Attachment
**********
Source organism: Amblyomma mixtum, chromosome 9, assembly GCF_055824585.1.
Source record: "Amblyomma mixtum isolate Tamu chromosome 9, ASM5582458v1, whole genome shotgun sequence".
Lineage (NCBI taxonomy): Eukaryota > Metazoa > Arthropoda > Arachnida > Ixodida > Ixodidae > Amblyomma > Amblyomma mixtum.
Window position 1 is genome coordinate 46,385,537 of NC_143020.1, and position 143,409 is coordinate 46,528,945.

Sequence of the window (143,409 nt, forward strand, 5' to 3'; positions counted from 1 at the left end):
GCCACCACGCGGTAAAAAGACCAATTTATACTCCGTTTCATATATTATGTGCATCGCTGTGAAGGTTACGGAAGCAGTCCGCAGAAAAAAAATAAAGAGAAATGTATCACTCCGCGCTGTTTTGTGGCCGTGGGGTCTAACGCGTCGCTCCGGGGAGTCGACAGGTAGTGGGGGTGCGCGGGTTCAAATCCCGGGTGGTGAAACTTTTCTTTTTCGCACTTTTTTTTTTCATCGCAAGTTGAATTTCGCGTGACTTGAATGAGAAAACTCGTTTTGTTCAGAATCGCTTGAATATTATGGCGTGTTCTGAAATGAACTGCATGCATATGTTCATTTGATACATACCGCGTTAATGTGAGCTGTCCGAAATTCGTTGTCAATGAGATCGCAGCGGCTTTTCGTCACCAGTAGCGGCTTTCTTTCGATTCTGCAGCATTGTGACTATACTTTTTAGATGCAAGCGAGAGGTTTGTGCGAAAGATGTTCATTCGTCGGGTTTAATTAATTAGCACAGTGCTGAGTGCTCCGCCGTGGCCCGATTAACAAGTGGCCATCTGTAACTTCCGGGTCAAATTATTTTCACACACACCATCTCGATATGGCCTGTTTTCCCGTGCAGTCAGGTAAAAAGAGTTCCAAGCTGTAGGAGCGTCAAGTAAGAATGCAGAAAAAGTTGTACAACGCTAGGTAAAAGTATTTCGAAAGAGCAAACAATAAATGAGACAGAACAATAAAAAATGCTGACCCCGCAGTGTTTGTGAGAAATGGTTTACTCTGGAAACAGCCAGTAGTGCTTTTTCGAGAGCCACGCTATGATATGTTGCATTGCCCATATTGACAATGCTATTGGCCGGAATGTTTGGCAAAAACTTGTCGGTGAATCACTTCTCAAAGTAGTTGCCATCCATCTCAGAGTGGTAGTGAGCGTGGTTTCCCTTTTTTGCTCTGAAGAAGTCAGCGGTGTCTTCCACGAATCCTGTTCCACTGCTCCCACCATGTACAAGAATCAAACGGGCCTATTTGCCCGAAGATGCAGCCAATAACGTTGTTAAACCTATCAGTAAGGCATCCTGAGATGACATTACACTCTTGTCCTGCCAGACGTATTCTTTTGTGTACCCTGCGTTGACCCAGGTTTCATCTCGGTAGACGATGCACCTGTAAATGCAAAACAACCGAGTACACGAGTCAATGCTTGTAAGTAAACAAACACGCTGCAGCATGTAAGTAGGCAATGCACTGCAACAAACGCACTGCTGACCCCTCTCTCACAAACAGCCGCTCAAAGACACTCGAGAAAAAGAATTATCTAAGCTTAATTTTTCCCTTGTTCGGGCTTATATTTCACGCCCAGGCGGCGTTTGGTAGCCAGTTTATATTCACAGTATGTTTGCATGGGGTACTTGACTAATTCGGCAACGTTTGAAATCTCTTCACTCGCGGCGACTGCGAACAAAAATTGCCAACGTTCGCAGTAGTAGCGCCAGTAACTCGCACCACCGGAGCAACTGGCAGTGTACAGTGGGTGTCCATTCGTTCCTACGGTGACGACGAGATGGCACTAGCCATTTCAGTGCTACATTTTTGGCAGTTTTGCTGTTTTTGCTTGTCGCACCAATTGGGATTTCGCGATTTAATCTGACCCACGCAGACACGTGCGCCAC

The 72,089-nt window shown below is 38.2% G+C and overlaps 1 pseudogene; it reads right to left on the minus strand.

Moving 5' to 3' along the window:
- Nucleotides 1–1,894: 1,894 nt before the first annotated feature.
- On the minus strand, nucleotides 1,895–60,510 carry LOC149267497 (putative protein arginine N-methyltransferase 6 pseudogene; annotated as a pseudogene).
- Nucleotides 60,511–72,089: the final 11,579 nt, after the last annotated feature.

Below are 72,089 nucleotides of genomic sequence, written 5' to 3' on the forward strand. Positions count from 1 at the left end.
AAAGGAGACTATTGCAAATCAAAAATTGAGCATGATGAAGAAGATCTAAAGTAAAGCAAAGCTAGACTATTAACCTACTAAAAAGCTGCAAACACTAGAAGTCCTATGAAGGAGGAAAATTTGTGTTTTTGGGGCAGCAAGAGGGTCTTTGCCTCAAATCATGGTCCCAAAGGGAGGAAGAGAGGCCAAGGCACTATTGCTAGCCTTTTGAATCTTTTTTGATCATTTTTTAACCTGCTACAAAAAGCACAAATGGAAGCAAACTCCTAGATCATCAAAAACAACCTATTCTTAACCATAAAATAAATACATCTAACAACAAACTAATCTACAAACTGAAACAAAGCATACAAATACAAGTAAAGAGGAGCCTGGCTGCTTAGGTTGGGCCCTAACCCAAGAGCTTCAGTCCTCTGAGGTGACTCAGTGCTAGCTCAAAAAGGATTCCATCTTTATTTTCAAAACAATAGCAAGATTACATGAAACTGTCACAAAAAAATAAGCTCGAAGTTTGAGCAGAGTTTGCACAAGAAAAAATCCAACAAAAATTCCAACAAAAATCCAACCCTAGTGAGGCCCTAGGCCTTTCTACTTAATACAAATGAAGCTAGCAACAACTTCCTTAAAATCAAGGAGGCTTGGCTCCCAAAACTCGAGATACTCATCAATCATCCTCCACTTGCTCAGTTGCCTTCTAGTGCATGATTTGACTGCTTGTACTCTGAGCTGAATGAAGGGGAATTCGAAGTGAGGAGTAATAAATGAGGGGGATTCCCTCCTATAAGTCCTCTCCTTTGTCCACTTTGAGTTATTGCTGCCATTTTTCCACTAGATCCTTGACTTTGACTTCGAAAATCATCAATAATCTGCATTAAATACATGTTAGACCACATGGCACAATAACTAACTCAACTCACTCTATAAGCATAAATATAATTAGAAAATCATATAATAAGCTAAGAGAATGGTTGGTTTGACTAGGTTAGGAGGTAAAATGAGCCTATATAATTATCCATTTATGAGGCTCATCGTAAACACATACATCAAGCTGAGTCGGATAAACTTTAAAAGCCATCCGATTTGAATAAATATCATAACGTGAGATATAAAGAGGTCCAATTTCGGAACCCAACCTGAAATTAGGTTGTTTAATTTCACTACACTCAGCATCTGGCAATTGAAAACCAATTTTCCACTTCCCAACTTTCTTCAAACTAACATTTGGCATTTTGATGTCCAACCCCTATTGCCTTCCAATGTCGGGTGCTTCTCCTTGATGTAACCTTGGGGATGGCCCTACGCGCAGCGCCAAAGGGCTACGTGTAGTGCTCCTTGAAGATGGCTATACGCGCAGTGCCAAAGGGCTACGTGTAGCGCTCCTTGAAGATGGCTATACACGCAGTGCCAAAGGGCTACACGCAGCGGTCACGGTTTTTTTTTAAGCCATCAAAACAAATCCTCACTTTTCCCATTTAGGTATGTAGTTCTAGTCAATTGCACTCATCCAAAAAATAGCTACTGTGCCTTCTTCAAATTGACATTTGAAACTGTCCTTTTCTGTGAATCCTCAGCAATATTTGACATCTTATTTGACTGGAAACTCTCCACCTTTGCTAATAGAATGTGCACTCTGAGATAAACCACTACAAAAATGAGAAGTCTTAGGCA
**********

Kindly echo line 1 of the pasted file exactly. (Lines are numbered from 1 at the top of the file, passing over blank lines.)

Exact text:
Source organism: Amblyomma mixtum, chromosome 9, assembly GCF_055824585.1.